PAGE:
A spokesperson for the Vatican, who denied that the ‘like’ came from within the Vatican, told NBC News on Friday that it was seeking answers from the popular social media app.

“We are studying what happened with the help of the competent office at Instagram,” said Matteo Bruni, director of the Vatican Press office.

Vatican officials admit that a team of communications specialists run the pope’s social media accounts, but the Vatican denies that the ‘like’ came from one of it’s own. Their theory is that the ‘like’ is the doings of an outside source.

It all started when it appear Pope Francis’ Instagram account like a photo of a lingerie model in a school girl’s uniform.

Pope Francis is one of the world’s most popular world-leaders across social media. He has more than 7.4 million followers on Instagram and 18.8 million on Twitter. However, he follows exactly zero accounts in return. But the Vatican insists he isn’t handling his own social media accounts.

Nevertheless, a photo posted by Brazilian model Natalia Garibotto to her Instagram on October 6, received a ‘holy like’ from Pope Francis’ Instagram. And it wasn’t just any photo. In the photo, the lingerie model is wearing a revealing school girl-inspired outfit and high white stockings with suspenders.

It was unclear when the pope’s official account gave the model his blessing, but the “like” was visible on Nov. 13 before being unliked the following day, the Catholic News Agency reported.

However, it’s worth noting that the pope rarely administers his own social media accounts. “The pope is not like Donald Trump, he’s not sitting around using his phone or computer to tweet all day long,” said Robert Mickens, the Rome-based editor of the English-language edition of the Catholic daily newspaper La Croix.

“He does, for example, approve the tweets – but not the likes – and on very rare occasions he has said he would like to tweet something because of a developing situation or emergency. So he would have nothing to do with this – it’s the communications department, and how this happens … who knows.”

Meanwhile, the model who received the papal like, joked “At least I’m going to heaven.”

Natalia Garibotto, the model in question, has 2.4 million followers on Instagram and took the papal endorsement with pride. She even joked on Twitter that “At least I’m going to heaven.”

According to Garibotto’s website, subscribers have “exclusive” access to “sexy content, follow back on socials… signed Polaroid’s” and the opportunity to speak to her directly.

Garibotto – who is also a streamer on the gaming website Twitch – told one Instagram follower she was “excited” about the “like” as she is religious. Meanwhile, her management company, COY Co., has also been playing up the controversy, wasting no time in seizing the opportunity to promote the model on social media.

“COY Co. has received the POPE’S OFFICIAL BLESSING,” the company said on Instagram last week.

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Latinas Share Indigenous Sheroes They Admire


Latinas Share Indigenous Sheroes They Admire


There’s no doubt that the ongoing health and wellbeing of our planet, even despite the sickly state that it is in currently, can be credited to the work of Indigenous women. Women of indigenous descent have long cared for our environment and the people around them. As leaders, indigenous women have managed to prevail and continue despite the persistent attempts to keep them down and stifle them.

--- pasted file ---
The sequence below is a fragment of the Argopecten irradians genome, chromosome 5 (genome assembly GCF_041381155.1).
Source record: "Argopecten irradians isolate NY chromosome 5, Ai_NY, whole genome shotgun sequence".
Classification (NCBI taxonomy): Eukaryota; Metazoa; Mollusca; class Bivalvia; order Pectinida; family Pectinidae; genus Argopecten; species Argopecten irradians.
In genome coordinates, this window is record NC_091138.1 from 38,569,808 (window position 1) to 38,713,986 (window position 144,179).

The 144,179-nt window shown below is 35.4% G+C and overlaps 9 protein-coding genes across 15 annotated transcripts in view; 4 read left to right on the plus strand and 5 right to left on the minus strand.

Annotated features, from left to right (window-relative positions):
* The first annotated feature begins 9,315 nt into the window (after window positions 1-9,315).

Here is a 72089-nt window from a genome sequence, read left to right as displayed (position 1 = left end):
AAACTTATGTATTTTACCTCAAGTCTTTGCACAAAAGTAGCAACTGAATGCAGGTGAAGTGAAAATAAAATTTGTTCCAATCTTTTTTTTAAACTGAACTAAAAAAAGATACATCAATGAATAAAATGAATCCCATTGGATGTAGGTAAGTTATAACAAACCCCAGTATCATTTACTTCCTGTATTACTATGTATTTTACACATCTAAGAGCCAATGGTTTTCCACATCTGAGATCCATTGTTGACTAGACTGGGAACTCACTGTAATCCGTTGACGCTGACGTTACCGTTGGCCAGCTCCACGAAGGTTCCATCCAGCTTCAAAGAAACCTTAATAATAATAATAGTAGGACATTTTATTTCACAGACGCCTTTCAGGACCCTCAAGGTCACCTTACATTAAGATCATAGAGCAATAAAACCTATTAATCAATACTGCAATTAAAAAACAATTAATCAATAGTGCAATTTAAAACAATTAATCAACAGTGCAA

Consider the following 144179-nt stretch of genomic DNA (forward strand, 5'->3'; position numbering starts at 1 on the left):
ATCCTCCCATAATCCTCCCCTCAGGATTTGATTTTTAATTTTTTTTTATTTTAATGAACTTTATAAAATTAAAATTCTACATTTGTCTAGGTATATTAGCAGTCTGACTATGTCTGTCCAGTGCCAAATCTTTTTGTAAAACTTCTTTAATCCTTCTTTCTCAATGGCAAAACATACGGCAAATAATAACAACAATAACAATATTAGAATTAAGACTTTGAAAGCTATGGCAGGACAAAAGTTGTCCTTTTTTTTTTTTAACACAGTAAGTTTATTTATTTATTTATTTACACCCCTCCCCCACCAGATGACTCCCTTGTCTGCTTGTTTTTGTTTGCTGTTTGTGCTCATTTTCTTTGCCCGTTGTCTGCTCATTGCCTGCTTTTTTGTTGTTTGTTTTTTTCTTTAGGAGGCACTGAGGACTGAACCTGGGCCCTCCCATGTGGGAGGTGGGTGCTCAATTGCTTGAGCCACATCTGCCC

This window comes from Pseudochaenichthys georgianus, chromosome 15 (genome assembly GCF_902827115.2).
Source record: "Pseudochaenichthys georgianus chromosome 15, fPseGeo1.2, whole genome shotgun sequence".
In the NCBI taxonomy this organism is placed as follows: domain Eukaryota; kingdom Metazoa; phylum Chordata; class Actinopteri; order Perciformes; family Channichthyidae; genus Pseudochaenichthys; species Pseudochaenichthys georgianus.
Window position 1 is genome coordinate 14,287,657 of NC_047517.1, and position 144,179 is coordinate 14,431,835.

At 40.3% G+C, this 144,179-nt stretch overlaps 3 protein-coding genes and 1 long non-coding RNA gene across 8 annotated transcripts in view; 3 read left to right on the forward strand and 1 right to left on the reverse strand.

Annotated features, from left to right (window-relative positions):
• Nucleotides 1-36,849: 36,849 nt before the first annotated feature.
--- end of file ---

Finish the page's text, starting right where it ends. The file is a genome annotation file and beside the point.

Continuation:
Sadly, these women who should be cherished and honored, face extreme violence and civil rights violations. And yet, they still strive to achieve success and health for their communities despite being overlooked and underrecognized.

We asked Latinas on FIERCE about Indigenous Sheroes they admire so that we could learn more about them.

Check out the answers below

“Rigoberta Manchu. You?” –eleanor_rigby_86

“Lila Downs!”- gitanagatana

“Shima, my mom, is my Indigenous Shero. She grew up speaking only Navajo and was raised in traditional Navajo home. She Was taken at 8 to boarding school and punished till she learned English. Graduated high school and college. She retired from the state of Oklahoma as a child social worker and worked for a few more years as a sexual abuse advocate. Her and my dad have been married for 47 years, have four successful children and grandchildren. My mom experienced abuse, prejudice, hunger, poverty and fought for the life she wanted. She endured these snd many more hardships with a smile and kind heart. She is still the most loving and forgiving woman I know. She is my constant cheerleader, my best friend, and an example of unconditional love. Her family and home has been her joy. I was blessed that she chose me to be her daughter. My mom blesses my life daily. I would not have the life and adventures of she wasn’t always telling me to “just do it” or “go for it.” Ahe’hehe shima.” –cheebah73005

“Rigoberta Menchu.” –sule_recinos

“La Malinche.” –mdxlvi

“My great grandma Mary.” –brianaya6

“My grandma Natividad, the strongest woman I know.” –sara__tineo

“My grandma Severina.” –_mccbr

“Debra Haaland!” –robyn.degrasse

@rigobertamenchu, an Indigenous feminist and human rights activist in Guatemala who has tirelessly fought for the rights of Guatemala’s Indigenous People during and after our Civil War. She’s an admirable woman.” –nuschb

@raynaespinosa_ she will literally take her shirt off her back to help others. She is always there to fight for everyone’s rights she will do whatever it takes to make her voice heard! I admire her strength and I admire how she is not afraid to show her roots and educate others.” –mitchitymitch

“Gabriella Caźares-Kelly from @indivisibletohono21h.” –

@_cierrraaa a dear friend in law school, whose smile would make my day. Just wanted her to know that I think she is amazing! And I miss her!” –_ashlyndarling

@barb_hartzell You are that badass woman I admire! Miss you and Bunny!”- hildanucete

“Yes @helenknott05 . Strong , activities , poet, and writer.” –her_trademark

“Maestra Grace of @curanderismohealingart.” –elizagboquin

@tiffanyy_rae makes me feel more connected to my roots.” –mayracarrillo3

@guajajarasonia from Brazil.” –la_licorne_en_velours_

@illmaddocks she is an amazing person I met years ago.. who’s always educating about her roots and always representing her tribe..I have so much love for her and admire her dearly.” –gritona

@nikitaelyse you go girl 🙌🏼 you’re not “something else” to us.”  –trustisnotlost

“My maestra and friend @lzch0522 She has taught me so much about our culture and is an advocate for people’s rights. She isn’t afraid to make her voice heard.” –pelagio_c